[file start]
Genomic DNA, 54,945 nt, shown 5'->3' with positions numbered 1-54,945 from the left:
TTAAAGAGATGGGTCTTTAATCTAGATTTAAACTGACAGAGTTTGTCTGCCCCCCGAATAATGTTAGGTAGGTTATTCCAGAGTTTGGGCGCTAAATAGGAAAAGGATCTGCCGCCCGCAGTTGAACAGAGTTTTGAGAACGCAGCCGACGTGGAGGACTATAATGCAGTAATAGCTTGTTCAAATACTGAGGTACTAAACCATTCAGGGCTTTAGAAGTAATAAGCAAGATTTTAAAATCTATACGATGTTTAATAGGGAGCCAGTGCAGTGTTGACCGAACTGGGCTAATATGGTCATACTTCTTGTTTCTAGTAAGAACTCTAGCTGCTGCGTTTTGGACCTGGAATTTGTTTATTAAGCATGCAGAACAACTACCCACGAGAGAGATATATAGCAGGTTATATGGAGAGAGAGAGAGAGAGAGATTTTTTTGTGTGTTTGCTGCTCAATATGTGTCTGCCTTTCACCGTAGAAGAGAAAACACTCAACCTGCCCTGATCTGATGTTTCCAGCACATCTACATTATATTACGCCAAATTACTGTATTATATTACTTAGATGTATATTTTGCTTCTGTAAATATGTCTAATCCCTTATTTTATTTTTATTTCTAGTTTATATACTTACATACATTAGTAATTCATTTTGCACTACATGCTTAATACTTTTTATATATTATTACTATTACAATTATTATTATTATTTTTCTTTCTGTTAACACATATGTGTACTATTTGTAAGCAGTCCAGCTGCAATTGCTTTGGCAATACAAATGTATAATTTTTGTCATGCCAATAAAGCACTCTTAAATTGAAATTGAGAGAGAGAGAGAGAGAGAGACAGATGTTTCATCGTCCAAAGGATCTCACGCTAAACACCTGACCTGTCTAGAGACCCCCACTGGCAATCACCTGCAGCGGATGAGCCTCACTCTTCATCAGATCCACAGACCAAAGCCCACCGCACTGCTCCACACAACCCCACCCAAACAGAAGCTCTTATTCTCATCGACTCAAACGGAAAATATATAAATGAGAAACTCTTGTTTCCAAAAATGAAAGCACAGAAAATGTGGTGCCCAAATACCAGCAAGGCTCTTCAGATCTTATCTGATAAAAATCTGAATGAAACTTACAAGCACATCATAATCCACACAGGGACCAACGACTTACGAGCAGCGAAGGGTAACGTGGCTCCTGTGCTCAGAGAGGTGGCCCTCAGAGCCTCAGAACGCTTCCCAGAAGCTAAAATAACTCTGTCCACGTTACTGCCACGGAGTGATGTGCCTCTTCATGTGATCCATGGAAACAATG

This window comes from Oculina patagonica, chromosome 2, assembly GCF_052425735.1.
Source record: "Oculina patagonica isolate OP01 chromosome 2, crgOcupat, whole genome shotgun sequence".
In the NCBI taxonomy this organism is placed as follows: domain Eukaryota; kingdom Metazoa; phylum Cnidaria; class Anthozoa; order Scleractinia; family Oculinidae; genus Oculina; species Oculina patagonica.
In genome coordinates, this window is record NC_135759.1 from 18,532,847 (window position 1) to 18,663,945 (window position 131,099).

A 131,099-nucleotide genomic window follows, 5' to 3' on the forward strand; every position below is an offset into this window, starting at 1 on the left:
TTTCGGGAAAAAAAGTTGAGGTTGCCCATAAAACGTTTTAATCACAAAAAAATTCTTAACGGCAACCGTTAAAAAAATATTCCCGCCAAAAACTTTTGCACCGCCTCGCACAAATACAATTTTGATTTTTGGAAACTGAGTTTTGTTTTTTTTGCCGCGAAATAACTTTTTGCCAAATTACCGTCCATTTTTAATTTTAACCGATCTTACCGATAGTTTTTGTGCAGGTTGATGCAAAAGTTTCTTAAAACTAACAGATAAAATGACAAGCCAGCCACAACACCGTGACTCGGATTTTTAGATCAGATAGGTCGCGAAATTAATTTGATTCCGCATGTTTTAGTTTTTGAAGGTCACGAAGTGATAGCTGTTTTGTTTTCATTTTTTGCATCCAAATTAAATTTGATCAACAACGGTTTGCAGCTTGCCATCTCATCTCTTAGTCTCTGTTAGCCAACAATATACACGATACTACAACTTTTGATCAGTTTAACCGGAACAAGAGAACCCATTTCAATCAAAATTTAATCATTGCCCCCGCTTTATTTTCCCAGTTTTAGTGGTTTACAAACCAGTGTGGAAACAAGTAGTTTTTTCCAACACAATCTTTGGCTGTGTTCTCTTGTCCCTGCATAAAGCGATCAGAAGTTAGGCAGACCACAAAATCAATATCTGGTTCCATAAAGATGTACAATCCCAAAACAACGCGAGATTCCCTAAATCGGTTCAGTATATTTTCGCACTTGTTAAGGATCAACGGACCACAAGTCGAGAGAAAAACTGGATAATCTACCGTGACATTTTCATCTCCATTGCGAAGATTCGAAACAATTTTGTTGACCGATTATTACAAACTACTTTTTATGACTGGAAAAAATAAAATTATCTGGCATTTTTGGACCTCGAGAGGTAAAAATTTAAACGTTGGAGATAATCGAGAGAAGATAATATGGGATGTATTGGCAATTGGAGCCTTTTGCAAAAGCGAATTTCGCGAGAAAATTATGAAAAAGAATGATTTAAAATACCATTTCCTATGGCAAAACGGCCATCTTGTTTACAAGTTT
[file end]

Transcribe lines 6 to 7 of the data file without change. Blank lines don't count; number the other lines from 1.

In genome coordinates, this window is record NC_135759.1 from 18,532,847 (window position 1) to 18,663,945 (window position 131,099).

A 131,099-nucleotide genomic window follows, 5' to 3' on the forward strand; every position below is an offset into this window, starting at 1 on the left: